Inordinately long toilets breaks and medical timeouts at critical moments could soon be a thing of the past in men's tennis with the ATP Tour planning to impose stricter rules, a source at the men's governing body told Reuters.
The practice has long been a bugbear of players, most recently at the US Open where Stefanos Tsitsipas was accused of gamesmanship by Andy Murray for taking a lengthy trip to the bathroom at a critical point in their first-round match.
The Greek world No. 3, who won the match, denied the charge and said he had broken no rules as there were no time limits on bathroom breaks.
"There will be a change to the rules for bathroom breaks and on-court medical timeouts as well," an ATP source told Reuters.
"I hope that before the next season begins in January, we will have a stricter rule when it comes to toilet breaks and medical timeouts."
Murray was furious with Tsitsipas after the Greek's break ran close to eight minutes, with the Briton saying the disruption had an impact on the outcome of the match.
In his next match, Tsitsipas left for the locker room for more than seven minutes after losing the third set, and was jeered by the Arthur Ashe Stadium crowd on his return.
"I think it's getting to the point where it's definitely becoming a big issue," the source added. "It's been an issue for a long time but we are taking quite a serious approach now to try and change it."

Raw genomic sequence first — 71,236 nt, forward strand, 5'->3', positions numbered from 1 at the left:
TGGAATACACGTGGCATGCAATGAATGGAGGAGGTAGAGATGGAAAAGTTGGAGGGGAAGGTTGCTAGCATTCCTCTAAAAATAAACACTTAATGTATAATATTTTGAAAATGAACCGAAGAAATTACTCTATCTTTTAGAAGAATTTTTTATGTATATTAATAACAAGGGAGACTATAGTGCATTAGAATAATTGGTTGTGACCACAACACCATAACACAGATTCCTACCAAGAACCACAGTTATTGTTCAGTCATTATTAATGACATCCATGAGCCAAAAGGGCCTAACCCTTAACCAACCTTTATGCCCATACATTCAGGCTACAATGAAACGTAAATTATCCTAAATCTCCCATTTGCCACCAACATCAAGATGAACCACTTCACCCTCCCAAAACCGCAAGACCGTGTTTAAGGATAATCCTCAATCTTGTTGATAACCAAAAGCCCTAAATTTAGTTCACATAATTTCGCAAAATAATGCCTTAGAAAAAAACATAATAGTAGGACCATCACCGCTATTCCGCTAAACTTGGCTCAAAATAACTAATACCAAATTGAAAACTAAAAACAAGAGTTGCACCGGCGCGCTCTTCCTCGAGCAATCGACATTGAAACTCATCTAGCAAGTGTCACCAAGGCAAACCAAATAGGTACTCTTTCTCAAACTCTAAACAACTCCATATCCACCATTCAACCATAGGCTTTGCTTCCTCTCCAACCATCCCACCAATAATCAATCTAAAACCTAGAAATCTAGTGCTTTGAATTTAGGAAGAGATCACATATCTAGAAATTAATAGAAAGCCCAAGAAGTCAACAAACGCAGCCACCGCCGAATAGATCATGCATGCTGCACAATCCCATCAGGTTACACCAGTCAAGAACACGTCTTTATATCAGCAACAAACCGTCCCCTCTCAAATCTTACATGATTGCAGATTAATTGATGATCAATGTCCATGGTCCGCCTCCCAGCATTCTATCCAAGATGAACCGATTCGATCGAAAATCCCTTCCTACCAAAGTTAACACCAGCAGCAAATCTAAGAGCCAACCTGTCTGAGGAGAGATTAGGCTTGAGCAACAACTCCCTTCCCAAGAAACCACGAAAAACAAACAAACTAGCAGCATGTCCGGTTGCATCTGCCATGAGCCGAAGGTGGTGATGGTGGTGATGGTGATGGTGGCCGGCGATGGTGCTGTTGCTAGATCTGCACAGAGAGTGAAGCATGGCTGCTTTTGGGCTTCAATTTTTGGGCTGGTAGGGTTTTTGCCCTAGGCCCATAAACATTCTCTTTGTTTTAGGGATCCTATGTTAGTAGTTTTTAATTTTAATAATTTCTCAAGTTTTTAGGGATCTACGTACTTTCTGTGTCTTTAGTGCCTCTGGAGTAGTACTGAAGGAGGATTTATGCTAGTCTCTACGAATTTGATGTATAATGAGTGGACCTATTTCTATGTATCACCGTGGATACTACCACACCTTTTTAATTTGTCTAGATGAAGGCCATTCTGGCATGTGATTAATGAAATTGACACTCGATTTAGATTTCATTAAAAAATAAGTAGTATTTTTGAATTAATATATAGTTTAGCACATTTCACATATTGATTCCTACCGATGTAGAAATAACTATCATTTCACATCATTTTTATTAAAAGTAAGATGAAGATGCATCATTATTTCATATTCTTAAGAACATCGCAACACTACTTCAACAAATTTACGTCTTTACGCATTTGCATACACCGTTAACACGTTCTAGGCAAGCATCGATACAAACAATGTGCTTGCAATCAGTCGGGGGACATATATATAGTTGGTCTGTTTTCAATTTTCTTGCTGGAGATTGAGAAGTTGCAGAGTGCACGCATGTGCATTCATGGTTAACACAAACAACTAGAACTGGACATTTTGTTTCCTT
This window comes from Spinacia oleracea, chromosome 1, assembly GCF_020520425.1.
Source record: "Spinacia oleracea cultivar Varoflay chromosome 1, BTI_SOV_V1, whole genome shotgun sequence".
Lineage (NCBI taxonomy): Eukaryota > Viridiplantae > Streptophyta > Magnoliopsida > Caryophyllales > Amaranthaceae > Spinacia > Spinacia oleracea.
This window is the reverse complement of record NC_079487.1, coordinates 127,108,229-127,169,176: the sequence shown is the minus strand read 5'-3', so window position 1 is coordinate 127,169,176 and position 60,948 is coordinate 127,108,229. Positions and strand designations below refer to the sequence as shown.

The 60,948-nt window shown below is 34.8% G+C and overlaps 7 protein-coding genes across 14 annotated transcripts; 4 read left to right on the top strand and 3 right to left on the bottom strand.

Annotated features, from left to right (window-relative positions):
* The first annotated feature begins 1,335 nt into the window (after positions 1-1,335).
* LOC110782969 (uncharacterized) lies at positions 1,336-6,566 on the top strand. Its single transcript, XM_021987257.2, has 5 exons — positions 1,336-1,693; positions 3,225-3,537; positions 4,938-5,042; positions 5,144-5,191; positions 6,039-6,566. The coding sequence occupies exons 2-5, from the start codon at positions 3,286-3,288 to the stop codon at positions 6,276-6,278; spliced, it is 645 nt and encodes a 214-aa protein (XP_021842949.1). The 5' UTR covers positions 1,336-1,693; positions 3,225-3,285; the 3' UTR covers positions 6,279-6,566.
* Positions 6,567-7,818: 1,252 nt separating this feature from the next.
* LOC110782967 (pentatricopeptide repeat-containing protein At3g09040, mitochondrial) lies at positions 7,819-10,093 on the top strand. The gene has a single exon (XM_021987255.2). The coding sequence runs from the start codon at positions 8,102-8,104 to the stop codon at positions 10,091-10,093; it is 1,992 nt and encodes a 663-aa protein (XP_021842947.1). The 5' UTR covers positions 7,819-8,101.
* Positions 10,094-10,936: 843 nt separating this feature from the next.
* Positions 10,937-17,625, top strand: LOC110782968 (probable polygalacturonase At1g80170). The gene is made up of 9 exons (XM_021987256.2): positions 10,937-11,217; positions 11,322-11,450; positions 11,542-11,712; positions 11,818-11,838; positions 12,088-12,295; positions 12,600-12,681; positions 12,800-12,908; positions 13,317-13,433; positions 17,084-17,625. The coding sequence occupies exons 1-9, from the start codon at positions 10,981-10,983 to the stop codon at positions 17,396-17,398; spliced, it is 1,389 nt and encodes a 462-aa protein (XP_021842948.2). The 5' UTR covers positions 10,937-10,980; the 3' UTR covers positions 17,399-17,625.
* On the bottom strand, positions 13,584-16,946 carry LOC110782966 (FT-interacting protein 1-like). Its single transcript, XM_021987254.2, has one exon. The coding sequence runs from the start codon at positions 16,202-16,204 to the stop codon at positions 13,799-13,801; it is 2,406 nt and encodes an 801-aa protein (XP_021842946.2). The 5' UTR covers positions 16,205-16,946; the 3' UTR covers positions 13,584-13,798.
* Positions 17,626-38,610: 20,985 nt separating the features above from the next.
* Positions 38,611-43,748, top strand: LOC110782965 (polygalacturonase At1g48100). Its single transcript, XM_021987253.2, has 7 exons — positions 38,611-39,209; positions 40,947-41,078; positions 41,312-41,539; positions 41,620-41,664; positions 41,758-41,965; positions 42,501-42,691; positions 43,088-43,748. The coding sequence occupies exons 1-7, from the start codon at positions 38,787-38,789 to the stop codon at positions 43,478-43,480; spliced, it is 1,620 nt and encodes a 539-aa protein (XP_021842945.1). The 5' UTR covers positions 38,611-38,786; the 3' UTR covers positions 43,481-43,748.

Former US Open champion Sloane Stephens, who sits on the WTA players council, said players who took extended bathroom breaks were guilty of gamesmanship and called for governing bodies to change rules.
An ATP spokesperson said during the tournament that a review of rules around toilet breaks, as well as medical time outs, had been an area of focus and remained a work in progress.
The WTA said that it was "always open to conversation and evolving rules if changes are necessary."
Alexander Zverev, who objected to Tsitsipas leaving the court during their Cincinnati semifinal last month, said the Greek's behaviour at Flushing Meadows was "unacceptable."
However, Tsitsipas found support from world No. 1 Novak Djokovic who said: "I've got to stand for Stefanos Tsitsipas. I don't think he's doing anything wrong. I support him.
"The rule is not clear. Of course you can argue it's all relative, everyone sees it differently.
"This was a hot topic last couple of weeks. I think he didn't deserve that much attacks that he was getting in the media from everyone."